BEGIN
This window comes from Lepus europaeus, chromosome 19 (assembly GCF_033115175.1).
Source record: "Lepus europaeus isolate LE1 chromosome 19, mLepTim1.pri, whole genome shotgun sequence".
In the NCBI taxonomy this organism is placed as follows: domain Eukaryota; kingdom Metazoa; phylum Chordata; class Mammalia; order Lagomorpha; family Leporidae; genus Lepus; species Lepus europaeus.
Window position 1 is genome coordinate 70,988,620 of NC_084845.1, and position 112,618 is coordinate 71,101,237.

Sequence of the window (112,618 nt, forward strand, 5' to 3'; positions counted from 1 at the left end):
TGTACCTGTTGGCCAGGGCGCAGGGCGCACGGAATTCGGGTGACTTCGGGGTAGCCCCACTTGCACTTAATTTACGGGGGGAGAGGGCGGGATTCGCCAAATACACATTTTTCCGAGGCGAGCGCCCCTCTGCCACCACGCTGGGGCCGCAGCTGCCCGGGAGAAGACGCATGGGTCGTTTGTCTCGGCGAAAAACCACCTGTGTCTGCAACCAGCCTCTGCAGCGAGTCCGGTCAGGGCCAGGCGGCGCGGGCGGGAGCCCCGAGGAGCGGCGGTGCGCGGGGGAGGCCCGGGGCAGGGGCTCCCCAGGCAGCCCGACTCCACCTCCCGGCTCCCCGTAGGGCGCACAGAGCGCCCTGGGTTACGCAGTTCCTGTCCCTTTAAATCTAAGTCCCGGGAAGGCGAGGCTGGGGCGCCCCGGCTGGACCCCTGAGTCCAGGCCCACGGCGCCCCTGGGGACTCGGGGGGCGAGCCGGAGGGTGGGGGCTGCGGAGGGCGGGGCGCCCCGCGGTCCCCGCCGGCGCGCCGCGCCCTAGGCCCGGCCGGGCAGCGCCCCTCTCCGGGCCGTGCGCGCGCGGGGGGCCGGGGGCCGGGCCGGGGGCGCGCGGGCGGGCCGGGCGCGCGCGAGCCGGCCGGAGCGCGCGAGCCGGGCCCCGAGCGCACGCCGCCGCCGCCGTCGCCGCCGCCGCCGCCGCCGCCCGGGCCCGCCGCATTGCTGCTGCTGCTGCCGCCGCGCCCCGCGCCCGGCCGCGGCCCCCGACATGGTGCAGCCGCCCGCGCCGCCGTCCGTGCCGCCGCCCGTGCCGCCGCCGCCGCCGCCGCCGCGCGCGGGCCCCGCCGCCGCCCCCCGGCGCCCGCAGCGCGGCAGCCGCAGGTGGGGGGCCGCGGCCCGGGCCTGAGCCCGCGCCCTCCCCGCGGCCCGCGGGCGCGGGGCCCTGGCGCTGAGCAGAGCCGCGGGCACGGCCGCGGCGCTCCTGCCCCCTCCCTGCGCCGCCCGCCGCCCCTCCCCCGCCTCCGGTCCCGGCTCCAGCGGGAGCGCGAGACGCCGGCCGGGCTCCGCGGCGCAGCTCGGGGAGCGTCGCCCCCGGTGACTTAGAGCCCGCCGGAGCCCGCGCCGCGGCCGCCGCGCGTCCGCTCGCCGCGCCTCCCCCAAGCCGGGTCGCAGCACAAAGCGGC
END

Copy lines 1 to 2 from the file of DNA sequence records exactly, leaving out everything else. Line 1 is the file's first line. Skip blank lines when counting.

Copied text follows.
This window comes from Lepus europaeus, chromosome 19 (assembly GCF_033115175.1).
Source record: "Lepus europaeus isolate LE1 chromosome 19, mLepTim1.pri, whole genome shotgun sequence".